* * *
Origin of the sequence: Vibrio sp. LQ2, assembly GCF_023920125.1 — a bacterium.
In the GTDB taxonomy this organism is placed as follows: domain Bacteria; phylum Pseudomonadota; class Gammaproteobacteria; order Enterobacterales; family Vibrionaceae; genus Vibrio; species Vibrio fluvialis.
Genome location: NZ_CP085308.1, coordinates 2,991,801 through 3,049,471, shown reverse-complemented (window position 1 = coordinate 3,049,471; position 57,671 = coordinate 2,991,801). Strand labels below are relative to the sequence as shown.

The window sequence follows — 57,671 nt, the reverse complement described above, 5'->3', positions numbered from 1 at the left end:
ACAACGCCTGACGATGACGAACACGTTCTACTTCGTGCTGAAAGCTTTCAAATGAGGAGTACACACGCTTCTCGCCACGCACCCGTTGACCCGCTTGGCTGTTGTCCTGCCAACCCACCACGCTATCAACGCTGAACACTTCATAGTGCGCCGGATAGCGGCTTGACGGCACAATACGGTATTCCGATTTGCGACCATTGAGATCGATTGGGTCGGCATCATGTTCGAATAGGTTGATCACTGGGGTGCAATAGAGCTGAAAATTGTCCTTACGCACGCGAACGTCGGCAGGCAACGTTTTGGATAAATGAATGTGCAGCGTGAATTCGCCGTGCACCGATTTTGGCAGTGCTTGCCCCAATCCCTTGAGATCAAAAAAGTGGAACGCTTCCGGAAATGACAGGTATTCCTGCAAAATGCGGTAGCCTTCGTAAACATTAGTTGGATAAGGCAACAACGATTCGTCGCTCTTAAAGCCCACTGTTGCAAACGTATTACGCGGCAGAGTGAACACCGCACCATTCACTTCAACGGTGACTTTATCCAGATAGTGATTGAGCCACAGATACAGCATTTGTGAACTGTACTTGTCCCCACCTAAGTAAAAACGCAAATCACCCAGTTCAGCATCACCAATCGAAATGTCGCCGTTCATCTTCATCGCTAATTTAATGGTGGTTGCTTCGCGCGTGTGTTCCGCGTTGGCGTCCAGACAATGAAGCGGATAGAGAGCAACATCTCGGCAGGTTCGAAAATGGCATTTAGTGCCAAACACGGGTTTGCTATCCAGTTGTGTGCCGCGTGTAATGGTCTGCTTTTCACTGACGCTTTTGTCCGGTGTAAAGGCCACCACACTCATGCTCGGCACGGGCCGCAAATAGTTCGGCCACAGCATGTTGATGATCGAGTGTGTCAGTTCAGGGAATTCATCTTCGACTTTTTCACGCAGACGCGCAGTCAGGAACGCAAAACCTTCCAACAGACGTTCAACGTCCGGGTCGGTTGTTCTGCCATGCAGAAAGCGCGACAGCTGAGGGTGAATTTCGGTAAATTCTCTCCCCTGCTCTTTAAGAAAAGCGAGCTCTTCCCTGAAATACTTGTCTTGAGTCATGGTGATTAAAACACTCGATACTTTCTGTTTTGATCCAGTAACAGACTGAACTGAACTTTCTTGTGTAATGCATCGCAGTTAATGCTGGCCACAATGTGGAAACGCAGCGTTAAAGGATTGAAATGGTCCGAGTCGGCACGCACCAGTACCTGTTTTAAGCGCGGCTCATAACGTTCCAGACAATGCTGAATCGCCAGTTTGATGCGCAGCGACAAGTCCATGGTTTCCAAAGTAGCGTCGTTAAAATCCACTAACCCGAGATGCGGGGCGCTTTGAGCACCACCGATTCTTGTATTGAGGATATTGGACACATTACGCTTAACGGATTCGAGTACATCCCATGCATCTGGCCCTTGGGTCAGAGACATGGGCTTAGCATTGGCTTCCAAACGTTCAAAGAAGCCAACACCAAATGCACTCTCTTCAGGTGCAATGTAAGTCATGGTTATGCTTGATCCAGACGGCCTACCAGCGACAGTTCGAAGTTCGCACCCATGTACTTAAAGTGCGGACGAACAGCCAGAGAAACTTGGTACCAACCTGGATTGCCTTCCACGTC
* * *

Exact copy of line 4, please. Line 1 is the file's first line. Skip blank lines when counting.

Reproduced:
The window sequence follows — 57,671 nt, the reverse complement described above, 5'->3', positions numbered from 1 at the left end: